Friday, June 8, 2018

Harry Frazee 'em

Like our Peerless Leader, I have to be traveling this weekend—and NO, it does NOT have anything to do with arranging fully equipped and furnished shelter sites for leading government officials should anything go wrong at the Singapore Summit. Nope, nada, I completely deny it!—so I leave you with these thoughts, you lucky dogs.

In a horrible irony, probably the two best pitchers now belonging to a sinking team are...Legroom and Cinderella. That's right: Jacob deGrom and Noah Syndergaard.

Two pitchers the Mets will never, ever trade to us, because it will be embarrassing if they're pitching in the World Series every year for the Yankees and because, well, they're the Mets, and their entire purpose in life is to slowly torture their fans without ever truly rebuilding.

Besides, as many have remarked on this site, other teams are not simply going to hand us major talent for our old junk, just because we'd like them to be so obliging. There's absolutely no way that the Mets give us their best two pitchers for anything except a price we would find to be prohibitive, and probably not even then.

Unless...

Let's not forget, this magical odyssey we call the New York Yankees all began when we managed to acquire Babe Ruth from the Boston Red Sox for...not even junk, but straight cash, to finance Sox owner Harry Frazee's investments in "the show business"—which, incidentally, dwarfed professional baseball at the time. The rest of the Red Sox soon followed.

Like Frazee, Mets owners Wilpon Pere and Wilpon Fils are mostly interested in something entirely outside the realm of baseball. That is, real estate development. Of late, they have been somewhat thwarted in that, as a judge recently threw out their master plan to develop Willetts Point because, go no, in the State of New York you're not allowed to simply sell off public land to developers without an act of the legislature.

So...what our own ruling family needs to do is shell out enough cash to the legislature to make Wilpons Point a reality—judging by our Albany solons' usual standards, a couple hundred dollars and some lottery tickets should do the trick—OR, secure another, undeveloped piece of property somewhere in New York, and agree to hand it over for Legroom and Cinderella.

Now sure, back in the days when men were men and women rolled their eyes even more than they do today, a man like Harry Frazee could plough his own enterprise straight into the ground and nobody would say boo. Today there would be a big investigation or some such, and much harrumphing from the commissioner.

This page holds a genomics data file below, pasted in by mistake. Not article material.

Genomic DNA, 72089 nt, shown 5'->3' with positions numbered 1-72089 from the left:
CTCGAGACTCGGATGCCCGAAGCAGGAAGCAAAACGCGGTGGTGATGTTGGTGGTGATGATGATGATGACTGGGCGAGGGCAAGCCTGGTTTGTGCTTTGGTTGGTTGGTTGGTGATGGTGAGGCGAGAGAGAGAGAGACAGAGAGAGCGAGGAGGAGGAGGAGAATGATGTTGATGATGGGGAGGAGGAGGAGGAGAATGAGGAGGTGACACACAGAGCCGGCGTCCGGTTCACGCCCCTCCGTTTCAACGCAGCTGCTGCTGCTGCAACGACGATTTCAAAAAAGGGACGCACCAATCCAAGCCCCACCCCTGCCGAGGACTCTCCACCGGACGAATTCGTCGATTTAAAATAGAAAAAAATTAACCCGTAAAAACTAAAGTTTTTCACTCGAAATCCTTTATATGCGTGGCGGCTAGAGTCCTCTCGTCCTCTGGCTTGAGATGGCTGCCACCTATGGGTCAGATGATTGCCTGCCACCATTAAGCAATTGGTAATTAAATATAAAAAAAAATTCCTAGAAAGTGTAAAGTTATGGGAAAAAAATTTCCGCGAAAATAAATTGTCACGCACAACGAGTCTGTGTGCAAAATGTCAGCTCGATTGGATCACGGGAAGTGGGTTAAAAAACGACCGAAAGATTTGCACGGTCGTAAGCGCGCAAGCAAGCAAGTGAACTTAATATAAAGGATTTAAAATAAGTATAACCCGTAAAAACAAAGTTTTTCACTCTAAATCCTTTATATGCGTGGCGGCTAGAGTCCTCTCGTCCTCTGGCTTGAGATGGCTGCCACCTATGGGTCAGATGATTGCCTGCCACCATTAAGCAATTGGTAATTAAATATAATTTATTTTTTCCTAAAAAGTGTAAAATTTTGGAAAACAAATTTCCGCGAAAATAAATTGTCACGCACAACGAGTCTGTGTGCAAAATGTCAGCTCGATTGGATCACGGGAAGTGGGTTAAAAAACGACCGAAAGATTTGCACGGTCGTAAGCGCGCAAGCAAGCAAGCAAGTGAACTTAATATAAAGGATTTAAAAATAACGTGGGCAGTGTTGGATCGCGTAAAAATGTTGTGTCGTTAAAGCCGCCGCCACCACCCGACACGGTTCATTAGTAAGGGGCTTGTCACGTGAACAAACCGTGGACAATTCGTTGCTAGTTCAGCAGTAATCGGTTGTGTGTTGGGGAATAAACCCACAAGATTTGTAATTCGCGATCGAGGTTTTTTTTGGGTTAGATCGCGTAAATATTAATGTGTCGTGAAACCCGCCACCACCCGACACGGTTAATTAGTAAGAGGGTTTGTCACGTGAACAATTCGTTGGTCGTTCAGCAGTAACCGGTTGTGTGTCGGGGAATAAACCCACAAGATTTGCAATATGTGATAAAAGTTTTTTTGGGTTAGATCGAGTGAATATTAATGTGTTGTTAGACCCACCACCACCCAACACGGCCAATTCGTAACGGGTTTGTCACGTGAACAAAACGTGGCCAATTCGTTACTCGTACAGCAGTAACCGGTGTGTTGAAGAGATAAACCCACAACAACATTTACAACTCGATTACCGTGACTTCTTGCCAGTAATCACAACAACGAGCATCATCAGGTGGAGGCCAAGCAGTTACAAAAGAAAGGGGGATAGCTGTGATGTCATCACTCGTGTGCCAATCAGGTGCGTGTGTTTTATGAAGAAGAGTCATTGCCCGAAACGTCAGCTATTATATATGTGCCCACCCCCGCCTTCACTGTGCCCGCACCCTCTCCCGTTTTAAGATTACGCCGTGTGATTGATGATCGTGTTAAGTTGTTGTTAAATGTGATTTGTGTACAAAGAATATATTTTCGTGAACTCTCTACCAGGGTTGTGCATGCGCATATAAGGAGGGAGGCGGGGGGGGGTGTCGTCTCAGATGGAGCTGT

Fine. Put a nice gloss on it with a few "prospects." Have the Mets announce that they can't wait to get our latest draft fiasco, uh, choice, Anthony "One-Man Band" Seigler, so that he can play every position on the field simultaneously and ambidextrously.

It doesn't matter. As long as there is real estate underneath it all, the Wilpons will bite.




5 comments:

Alphonso said...

You would think we would have learned by now that ambidextrous players are only " half" good.

Fine in the days when the St. Louis Browns started a midget, but not so useful today.

el duque said...

Yeah, I've been wondering about the two-armed catcher, too. Wasn't Cito Culver a switch-hitter when they drafted him? And though he didn't throw with both hands, Cito was also supposed to be a real pitching prospect, to boot.


Leinstery said...

Ohtani hits the DL with a sprained UCL. This is about to be a two horse race between The Du and Gleyber Day for the rookie of the year.

I'm pretty sure Cito was always a shortstop and he was drafted with the idea he'd succeed Jeter. Was he ambidextrous and a switch hitter? Beats me. What a scary time to think Cito Culver was the future of anything. Bob Sheppard always talked about how he loved Mickey's name because of how it sounded off the tongue. Cito Culver is the exact opposite, Coops should have known he was destined for nothing with such a terrible name.

Anonymous said...

Ah, but Pat Venditte - - that rolls off the tongue nicely, and he was supposed to be a two-armed phenom. Something seems to have derailed him, too. LB (No J)

Mark Hesler said...

The first search result for Legroom and Cinderella yields an article about an antiquated theater in Davenport Iowa which was hosting a performance of the children’s classic.